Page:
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On 4 March 1984 the Herald Examiner published a lengthy interview with Simon Wiesenthal by staff writer Steven Dougherty. Here you will find all the evasions of professional responsiblity and good sense that is typical of the press when it treats with the "Holocaust" and its spokesmen.
In this interview, Wiesenthal told Dougherty what he has told numerous reporters and others, that he lost "89" of his relatives to "Nazi murderers." Now this is serious charge, which Dougherty accepts as fact.
In Wiesenthal's "memoirs, If The Murderers Among Us, which is devoted largely to describing his experiences at the hands of "Nazis," 88 of the famous "89" seem to have slipped his mind, and the one "murder," even as he told the story in the Herald Examiner, is hearsay. He said he saw SS men "herd groups of women and children aboard boxcars for shipment to death camps in Poland. One such group included his mother." One has to take Wiesenthal at his word that he even "saw" that. You are going to discover that, when you take Weisenthal at his word, you're setting yourself up for a fall, comrade.
The other three members of Wiesenthal's family whose deaths are recounted in his book are: his father who died during World War One, his stepfather who died in a Soviet prison, a stepbrother who was arrested and later shot by the Russians. That is, out of the three, two were bagged by the commies and none by Nazi murderers. Why doesn't Wiesenthal spend a little time in the Soviet-bloc countries hunting down "war criminals?" (Is there a story there?)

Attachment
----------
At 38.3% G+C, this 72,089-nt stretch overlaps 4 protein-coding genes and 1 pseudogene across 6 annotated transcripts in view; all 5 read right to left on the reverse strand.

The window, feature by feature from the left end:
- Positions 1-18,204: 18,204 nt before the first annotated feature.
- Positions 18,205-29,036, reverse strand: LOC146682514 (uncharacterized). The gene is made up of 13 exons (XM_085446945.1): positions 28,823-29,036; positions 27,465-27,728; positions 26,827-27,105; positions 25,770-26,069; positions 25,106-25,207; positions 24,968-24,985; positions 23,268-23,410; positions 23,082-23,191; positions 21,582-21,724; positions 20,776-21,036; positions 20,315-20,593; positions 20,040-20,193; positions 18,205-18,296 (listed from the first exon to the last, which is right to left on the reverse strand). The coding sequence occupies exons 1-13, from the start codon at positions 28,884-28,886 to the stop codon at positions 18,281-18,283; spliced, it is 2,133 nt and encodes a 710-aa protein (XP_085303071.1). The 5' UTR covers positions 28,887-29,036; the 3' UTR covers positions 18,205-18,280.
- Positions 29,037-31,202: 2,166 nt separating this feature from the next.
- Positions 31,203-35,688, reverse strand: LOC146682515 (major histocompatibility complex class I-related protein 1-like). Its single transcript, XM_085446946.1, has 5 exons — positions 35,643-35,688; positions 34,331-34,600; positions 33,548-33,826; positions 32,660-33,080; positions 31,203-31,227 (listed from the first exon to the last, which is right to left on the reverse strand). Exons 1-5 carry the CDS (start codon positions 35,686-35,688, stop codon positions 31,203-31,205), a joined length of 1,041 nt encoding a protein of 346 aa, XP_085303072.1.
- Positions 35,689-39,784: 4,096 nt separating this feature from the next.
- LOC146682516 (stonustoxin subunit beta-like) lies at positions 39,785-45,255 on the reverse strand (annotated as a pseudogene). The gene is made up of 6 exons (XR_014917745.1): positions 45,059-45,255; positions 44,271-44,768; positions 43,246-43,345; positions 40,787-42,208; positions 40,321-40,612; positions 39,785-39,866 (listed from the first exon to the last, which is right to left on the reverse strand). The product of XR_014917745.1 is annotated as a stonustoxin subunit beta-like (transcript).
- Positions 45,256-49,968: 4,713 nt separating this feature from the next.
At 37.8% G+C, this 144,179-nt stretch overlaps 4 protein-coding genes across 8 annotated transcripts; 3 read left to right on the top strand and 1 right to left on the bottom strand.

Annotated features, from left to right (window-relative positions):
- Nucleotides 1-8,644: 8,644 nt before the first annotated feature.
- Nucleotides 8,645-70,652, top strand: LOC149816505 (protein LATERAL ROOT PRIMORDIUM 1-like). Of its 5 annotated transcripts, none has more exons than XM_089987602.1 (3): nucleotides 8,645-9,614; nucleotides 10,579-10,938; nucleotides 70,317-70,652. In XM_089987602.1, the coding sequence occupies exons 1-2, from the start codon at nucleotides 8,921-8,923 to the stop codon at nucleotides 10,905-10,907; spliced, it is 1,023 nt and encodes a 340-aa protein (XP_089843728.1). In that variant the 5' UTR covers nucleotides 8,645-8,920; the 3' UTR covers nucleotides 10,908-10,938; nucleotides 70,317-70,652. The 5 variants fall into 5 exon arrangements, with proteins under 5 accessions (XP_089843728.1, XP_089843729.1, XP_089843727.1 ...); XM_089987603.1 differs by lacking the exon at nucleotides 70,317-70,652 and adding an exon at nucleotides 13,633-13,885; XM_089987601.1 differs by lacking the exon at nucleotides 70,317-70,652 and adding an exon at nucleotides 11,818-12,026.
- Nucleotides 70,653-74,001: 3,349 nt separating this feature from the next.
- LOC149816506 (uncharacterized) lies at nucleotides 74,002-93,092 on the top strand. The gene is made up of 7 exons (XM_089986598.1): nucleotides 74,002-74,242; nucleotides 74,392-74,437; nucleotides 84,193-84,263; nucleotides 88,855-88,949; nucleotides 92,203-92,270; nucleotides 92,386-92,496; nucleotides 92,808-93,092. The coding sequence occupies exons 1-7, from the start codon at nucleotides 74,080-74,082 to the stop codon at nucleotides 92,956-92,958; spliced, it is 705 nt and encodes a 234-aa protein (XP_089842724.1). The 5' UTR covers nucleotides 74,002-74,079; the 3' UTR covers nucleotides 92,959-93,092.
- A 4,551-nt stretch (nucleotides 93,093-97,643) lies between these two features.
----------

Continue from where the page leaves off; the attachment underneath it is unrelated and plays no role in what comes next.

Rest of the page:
Anyhow, the count is one "hearsay" victim of "Nazi murderers" of Wiesenthal's family, and Prima Facie would like to know something about the missing "88."
A man now occupied by writing a book about well-known Holocaust survivors wrote recently to Yad Vashem asking for the names of the missing 88 Nazi murder victims. Yad Vashem replied saying it had no way to supply such information. A letter to Wiesenthal himself seeking the same information remains unanswered.
Do you think there's a story there? I think there is, and I think it might prove to be unusually amusing. It's yours, with my compliments.
Additional information about this document
|Author(s):||Bradley R. Smith|
|Title:||Simon Wiesenthal Screws the "Los Angeles Herald Examiner"|
|Sources:||Prima Facie, no. 1, October 1984. p. 3|
|First posted on CODOH:||July 7, 2012, 7 p.m.|